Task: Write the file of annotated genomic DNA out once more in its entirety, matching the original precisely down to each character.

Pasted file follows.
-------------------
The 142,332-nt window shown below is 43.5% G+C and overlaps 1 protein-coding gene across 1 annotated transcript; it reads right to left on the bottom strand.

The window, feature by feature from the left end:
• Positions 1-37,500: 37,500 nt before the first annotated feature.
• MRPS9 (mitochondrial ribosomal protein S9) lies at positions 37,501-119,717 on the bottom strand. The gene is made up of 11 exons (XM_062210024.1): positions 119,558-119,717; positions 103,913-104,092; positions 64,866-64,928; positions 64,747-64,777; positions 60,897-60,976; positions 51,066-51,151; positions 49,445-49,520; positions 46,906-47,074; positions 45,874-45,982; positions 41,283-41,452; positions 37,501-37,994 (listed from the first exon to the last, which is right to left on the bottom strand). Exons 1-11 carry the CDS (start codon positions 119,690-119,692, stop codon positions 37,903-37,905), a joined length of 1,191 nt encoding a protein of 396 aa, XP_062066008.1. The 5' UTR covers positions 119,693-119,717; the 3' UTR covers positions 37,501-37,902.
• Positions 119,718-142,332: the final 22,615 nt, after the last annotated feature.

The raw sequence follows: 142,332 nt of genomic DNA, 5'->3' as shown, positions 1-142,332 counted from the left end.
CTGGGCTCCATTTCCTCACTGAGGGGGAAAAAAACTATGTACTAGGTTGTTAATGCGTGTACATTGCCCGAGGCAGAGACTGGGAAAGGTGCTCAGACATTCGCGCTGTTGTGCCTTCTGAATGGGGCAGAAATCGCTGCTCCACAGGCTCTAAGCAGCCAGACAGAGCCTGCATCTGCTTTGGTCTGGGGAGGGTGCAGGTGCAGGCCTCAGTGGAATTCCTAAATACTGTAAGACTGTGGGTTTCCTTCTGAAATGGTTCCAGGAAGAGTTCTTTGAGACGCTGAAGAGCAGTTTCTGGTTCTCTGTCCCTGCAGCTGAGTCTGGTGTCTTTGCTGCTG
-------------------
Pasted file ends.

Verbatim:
The 142,332-nt window shown below is 43.5% G+C and overlaps 1 protein-coding gene across 1 annotated transcript; it reads right to left on the bottom strand.

The window, feature by feature from the left end:
• Positions 1-37,500: 37,500 nt before the first annotated feature.
• MRPS9 (mitochondrial ribosomal protein S9) lies at positions 37,501-119,717 on the bottom strand. The gene is made up of 11 exons (XM_062210024.1): positions 119,558-119,717; positions 103,913-104,092; positions 64,866-64,928; positions 64,747-64,777; positions 60,897-60,976; positions 51,066-51,151; positions 49,445-49,520; positions 46,906-47,074; positions 45,874-45,982; positions 41,283-41,452; positions 37,501-37,994 (listed from the first exon to the last, which is right to left on the bottom strand). Exons 1-11 carry the CDS (start codon positions 119,690-119,692, stop codon positions 37,903-37,905), a joined length of 1,191 nt encoding a protein of 396 aa, XP_062066008.1. The 5' UTR covers positions 119,693-119,717; the 3' UTR covers positions 37,501-37,902.
• Positions 119,718-142,332: the final 22,615 nt, after the last annotated feature.

The raw sequence follows: 142,332 nt of genomic DNA, 5'->3' as shown, positions 1-142,332 counted from the left end.
CTGGGCTCCATTTCCTCACTGAGGGGGAAAAAAACTATGTACTAGGTTGTTAATGCGTGTACATTGCCCGAGGCAGAGACTGGGAAAGGTGCTCAGACATTCGCGCTGTTGTGCCTTCTGAATGGGGCAGAAATCGCTGCTCCACAGGCTCTAAGCAGCCAGACAGAGCCTGCATCTGCTTTGGTCTGGGGAGGGTGCAGGTGCAGGCCTCAGTGGAATTCCTAAATACTGTAAGACTGTGGGTTTCCTTCTGAAATGGTTCCAGGAAGAGTTCTTTGAGACGCTGAAGAGCAGTTTCTGGTTCTCTGTCCCTGCAGCTGAGTCTGGTGTCTTTGCTGCTG